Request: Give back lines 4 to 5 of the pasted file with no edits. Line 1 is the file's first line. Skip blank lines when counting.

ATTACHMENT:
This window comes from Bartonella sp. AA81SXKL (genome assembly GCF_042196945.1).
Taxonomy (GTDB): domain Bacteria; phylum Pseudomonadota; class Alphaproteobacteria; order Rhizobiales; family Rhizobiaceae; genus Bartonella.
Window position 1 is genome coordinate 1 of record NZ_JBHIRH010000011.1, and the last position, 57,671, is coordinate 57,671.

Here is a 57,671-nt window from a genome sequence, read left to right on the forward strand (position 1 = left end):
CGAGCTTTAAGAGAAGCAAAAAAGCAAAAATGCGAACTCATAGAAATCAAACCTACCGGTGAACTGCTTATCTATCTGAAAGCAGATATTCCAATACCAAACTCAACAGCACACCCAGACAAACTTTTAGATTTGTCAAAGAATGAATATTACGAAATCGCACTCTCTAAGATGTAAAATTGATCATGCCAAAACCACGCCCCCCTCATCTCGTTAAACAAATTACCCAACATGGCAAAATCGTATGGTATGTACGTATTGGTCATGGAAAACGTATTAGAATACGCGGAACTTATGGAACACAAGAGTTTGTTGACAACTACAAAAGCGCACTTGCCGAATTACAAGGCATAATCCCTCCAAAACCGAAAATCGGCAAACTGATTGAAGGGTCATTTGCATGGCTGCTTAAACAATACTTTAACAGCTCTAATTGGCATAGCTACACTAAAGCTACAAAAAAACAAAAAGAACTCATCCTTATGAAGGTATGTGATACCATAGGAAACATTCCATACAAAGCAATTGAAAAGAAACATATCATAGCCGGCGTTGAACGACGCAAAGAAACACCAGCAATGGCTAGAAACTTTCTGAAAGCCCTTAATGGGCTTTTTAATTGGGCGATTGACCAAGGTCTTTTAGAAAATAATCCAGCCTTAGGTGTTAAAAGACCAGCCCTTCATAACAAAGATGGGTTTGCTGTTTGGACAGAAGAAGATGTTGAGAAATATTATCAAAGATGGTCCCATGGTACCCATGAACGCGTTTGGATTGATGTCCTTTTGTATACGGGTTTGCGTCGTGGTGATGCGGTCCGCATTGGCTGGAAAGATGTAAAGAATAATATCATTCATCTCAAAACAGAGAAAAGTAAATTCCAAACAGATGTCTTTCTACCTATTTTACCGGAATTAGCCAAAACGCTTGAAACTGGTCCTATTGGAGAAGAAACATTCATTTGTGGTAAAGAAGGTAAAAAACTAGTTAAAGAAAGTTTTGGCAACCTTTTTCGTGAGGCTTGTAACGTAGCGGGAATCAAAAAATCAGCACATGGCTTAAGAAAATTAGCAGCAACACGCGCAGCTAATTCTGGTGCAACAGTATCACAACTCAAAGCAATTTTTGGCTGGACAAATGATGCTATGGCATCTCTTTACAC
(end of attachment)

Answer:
Here is a 57,671-nt window from a genome sequence, read left to right on the forward strand (position 1 = left end):
CGAGCTTTAAGAGAAGCAAAAAAGCAAAAATGCGAACTCATAGAAATCAAACCTACCGGTGAACTGCTTATCTATCTGAAAGCAGATATTCCAATACCAAACTCAACAGCACACCCAGACAAACTTTTAGATTTGTCAAAGAATGAATATTACGAAATCGCACTCTCTAAGATGTAAAATTGATCATGCCAAAACCACGCCCCCCTCATCTCGTTAAACAAATTACCCAACATGGCAAAATCGTATGGTATGTACGTATTGGTCATGGAAAACGTATTAGAATACGCGGAACTTATGGAACACAAGAGTTTGTTGACAACTACAAAAGCGCACTTGCCGAATTACAAGGCATAATCCCTCCAAAACCGAAAATCGGCAAACTGATTGAAGGGTCATTTGCATGGCTGCTTAAACAATACTTTAACAGCTCTAATTGGCATAGCTACACTAAAGCTACAAAAAAACAAAAAGAACTCATCCTTATGAAGGTATGTGATACCATAGGAAACATTCCATACAAAGCAATTGAAAAGAAACATATCATAGCCGGCGTTGAACGACGCAAAGAAACACCAGCAATGGCTAGAAACTTTCTGAAAGCCCTTAATGGGCTTTTTAATTGGGCGATTGACCAAGGTCTTTTAGAAAATAATCCAGCCTTAGGTGTTAAAAGACCAGCCCTTCATAACAAAGATGGGTTTGCTGTTTGGACAGAAGAAGATGTTGAGAAATATTATCAAAGATGGTCCCATGGTACCCATGAACGCGTTTGGATTGATGTCCTTTTGTATACGGGTTTGCGTCGTGGTGATGCGGTCCGCATTGGCTGGAAAGATGTAAAGAATAATATCATTCATCTCAAAACAGAGAAAAGTAAATTCCAAACAGATGTCTTTCTACCTATTTTACCGGAATTAGCCAAAACGCTTGAAACTGGTCCTATTGGAGAAGAAACATTCATTTGTGGTAAAGAAGGTAAAAAACTAGTTAAAGAAAGTTTTGGCAACCTTTTTCGTGAGGCTTGTAACGTAGCGGGAATCAAAAAATCAGCACATGGCTTAAGAAAATTAGCAGCAACACGCGCAGCTAATTCTGGTGCAACAGTATCACAACTCAAAGCAATTTTTGGCTGGACAAATGATGCTATGGCATCTCTTTACAC